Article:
April 25, 2018
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Panel inspires even the most time-pressed writer

By Emmet Meara, Special to the News

Man cannot live by baseball alone, even in Fort Myers. Occasionally Red Sox fans leave the ballpark to absorb some of Florida’s West Coast atmosphere … and not just strip clubs.

Sometimes they attend cultural events such as last week’s Southwest Florida Reading Festival. I insist on attending since they always include a few “noir” novelists, a genre that has kept Cobb Manor overflowing with books and my credit card debt bursting at the seams.

This year featured one of my favorites, F. Paul Wilson, who has penned more than 40 books and nearly 100 short stories, when he is not working as a family physician in New Jersey. He is best known for his “Repairman Jack” series, which started with “The Tomb” in 1984.

One fan at the Harborside Event Center wore a “What would Jack do?” T-shirt. There are persistent reports about making a movie from the series.

Jack, according to his creator, is an “urban mercenary” who operates totally off the books, performing startling acts of violence without the traditional sidekick, or crucial friends in the CIA or FBI. Now Jack’s challenge is to maintain his “below-the-radar” existence when security-conscious America has a camera in every nook and cranny of most cities, the author said.

Alas, the next “Repairman,” the 15th, will be the last, Wilson told the disappointed audience. “It’s time, Jack has taken over my life,” he said. He desperately wants to avoid the fate of detective author Robert B. Parker, who wrote a dozen spectacular “Spencer” books, then recycled the same things until he died a few months ago, Wilson said.

Some decide to write, some have writing thrust upon them, Wilson said.

His fate was decided in the second grade, when he ad-libbed a story about ghosts and goblins in the traditional reading circle. When the class ended, the other students demanded an ending to his story. “I have never done it, but it felt like what an injection of heroin must be like. What a rush. Some people are just wired to tell stories, lies. Now, I get paid for lying,” Wilson said.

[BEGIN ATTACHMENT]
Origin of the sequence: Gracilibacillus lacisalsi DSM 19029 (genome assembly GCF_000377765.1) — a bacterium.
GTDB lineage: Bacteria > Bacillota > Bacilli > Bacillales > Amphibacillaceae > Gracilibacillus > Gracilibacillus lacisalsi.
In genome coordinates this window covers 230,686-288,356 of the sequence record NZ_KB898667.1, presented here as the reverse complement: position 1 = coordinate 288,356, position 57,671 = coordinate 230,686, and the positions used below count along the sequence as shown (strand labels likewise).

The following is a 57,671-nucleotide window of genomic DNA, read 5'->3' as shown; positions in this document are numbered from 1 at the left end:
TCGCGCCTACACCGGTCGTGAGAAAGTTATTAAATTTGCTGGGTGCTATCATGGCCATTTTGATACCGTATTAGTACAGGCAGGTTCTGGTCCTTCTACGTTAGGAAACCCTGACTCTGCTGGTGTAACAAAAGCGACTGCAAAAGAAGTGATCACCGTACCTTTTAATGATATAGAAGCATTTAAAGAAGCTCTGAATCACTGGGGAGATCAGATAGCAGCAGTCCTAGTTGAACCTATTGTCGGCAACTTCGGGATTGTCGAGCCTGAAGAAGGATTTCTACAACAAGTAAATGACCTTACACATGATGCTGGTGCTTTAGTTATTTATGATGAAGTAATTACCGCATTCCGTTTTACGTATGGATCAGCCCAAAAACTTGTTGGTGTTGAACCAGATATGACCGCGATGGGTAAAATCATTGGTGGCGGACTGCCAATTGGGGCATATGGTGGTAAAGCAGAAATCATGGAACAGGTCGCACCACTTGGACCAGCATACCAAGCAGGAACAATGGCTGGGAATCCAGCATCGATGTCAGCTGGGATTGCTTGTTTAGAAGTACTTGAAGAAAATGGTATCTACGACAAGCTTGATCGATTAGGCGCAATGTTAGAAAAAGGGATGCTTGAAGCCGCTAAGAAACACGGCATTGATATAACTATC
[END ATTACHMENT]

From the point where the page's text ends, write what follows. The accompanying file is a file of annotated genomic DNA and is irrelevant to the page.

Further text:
Wilson’s partner on the panel started writing out of sheer boredom. James O’Neal is a career law enforcement officer who spends long, long hours on surveillance. Other officers would bring crime novels and O’Neal started reading them to kill the time. “They were boring. I thought I could do better,” he said. He wrote two complete novels, which were rejected, before he clicked with “Human Disguise.”

He started the book years ago, the good old days, about the collapse of the state economy which forced all local, county, state and federal police forces to merge into one. Now many of the developments in the book are starting to come true, unfortunately, he said.

“The only reason to write is you have to. It is unfortunate that the writing business is associated with the publishing industry, which is run by morons,” O’Neal said. He said he can speak his mind and accept criticism willingly “Because most of the time, I carry a gun.”

The morning festival session was dedicated to the historical novel with authors Sheramy Bundrick and Johanna Moran.

Bundrick, an art history professor at the University of South Florida, chose Vincent Van Gogh for her first novel “Sunflowers.” The novel features the prostitute who got the severed ear from the tortured artist. Van Gogh ended up in a mental asylum, as much to get away from the public as for treatment, she said. Townspeople had circulated a petition to get rid of the artist. She was fascinated to learn that the whorehouses of France were licensed by the police and kept meticulous records about customers.

Moran was a flight attendant for 17 years before she returned to school to an English degree, then penned “The Wives of Henry Oades.” Writing was thrust upon Moran, too. Her father, then her mother had the court files from the famous court case, but was unable to find the time to write. The papers were inherited by Moran, who finally completed the book.

Fifty years ago, Moran’s father, then a law student, came across the case of Oades, who was tried and acquitted— three times — for bigamy in San Francisco a century ago, in an era when bigamy was a hanging offense.

Every year, these panelists convince me that everyone has a book inside them. Now, If I could just find the time…

Send complaints and compliments to Emmet Meara at emmetmeara@msn.com.

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